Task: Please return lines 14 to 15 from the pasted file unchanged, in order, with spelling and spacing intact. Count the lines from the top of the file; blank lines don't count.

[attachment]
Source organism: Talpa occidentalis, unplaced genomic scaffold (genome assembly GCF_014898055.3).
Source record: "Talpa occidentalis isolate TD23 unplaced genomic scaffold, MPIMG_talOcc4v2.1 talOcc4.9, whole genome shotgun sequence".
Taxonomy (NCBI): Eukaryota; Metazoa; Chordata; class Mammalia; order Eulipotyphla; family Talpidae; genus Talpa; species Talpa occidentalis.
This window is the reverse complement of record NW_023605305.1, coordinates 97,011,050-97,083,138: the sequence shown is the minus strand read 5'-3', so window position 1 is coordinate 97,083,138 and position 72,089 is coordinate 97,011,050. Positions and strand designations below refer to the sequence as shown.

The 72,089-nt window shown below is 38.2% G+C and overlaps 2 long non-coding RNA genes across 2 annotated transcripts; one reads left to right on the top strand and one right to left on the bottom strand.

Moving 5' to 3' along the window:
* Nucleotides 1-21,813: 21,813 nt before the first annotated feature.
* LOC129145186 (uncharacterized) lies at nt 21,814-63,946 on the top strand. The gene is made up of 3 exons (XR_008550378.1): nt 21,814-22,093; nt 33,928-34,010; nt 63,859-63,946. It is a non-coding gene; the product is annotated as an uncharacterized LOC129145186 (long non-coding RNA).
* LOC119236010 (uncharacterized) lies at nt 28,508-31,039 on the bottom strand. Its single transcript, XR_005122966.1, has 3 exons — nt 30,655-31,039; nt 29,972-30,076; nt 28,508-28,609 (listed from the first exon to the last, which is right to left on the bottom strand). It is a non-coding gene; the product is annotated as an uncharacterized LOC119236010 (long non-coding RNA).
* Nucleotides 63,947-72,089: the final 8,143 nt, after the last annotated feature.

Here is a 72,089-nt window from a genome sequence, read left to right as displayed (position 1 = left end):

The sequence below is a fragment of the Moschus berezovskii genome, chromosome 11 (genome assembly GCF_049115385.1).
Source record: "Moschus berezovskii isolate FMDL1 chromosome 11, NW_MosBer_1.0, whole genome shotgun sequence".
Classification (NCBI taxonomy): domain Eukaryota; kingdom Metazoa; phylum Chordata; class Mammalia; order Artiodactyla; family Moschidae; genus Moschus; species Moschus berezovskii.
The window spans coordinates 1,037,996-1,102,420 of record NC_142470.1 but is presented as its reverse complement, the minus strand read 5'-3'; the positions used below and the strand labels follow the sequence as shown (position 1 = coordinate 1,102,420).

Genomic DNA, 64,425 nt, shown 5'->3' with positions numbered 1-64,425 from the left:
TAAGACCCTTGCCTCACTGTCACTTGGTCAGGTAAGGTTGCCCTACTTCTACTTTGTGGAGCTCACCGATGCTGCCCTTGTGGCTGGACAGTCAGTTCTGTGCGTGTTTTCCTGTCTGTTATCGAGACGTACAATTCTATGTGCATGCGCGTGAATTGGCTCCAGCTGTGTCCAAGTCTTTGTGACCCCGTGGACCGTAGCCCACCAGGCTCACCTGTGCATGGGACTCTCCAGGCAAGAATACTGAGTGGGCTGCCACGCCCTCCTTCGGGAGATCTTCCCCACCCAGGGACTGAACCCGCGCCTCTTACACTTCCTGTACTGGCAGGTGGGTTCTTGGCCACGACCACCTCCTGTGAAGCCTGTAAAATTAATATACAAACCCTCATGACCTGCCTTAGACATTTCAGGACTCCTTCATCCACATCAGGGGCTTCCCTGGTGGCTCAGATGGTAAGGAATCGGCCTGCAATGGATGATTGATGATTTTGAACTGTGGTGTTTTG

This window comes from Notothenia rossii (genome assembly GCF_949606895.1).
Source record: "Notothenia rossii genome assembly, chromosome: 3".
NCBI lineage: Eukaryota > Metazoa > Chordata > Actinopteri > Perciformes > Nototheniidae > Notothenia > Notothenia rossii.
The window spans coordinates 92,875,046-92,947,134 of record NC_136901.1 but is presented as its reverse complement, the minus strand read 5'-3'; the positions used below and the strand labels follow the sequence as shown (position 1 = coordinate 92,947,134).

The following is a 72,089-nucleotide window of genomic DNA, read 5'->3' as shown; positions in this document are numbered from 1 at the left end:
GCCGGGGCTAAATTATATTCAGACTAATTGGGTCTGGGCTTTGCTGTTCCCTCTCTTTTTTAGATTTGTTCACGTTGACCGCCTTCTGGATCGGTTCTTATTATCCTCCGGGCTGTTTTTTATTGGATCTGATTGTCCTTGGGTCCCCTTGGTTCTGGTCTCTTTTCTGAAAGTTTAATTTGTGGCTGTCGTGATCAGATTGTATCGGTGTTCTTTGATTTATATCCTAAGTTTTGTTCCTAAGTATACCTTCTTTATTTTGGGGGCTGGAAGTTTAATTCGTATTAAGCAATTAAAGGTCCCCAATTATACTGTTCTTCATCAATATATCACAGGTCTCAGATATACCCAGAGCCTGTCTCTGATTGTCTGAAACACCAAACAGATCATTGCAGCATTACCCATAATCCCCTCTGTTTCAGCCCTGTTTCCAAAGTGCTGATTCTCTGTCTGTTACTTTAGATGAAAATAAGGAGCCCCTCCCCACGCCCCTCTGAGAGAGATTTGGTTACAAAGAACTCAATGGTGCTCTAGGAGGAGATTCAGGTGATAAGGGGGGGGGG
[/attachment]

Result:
Classification (NCBI taxonomy): domain Eukaryota; kingdom Metazoa; phylum Chordata; class Mammalia; order Artiodactyla; family Moschidae; genus Moschus; species Moschus berezovskii.
The window spans coordinates 1,037,996-1,102,420 of record NC_142470.1 but is presented as its reverse complement, the minus strand read 5'-3'; the positions used below and the strand labels follow the sequence as shown (position 1 = coordinate 1,102,420).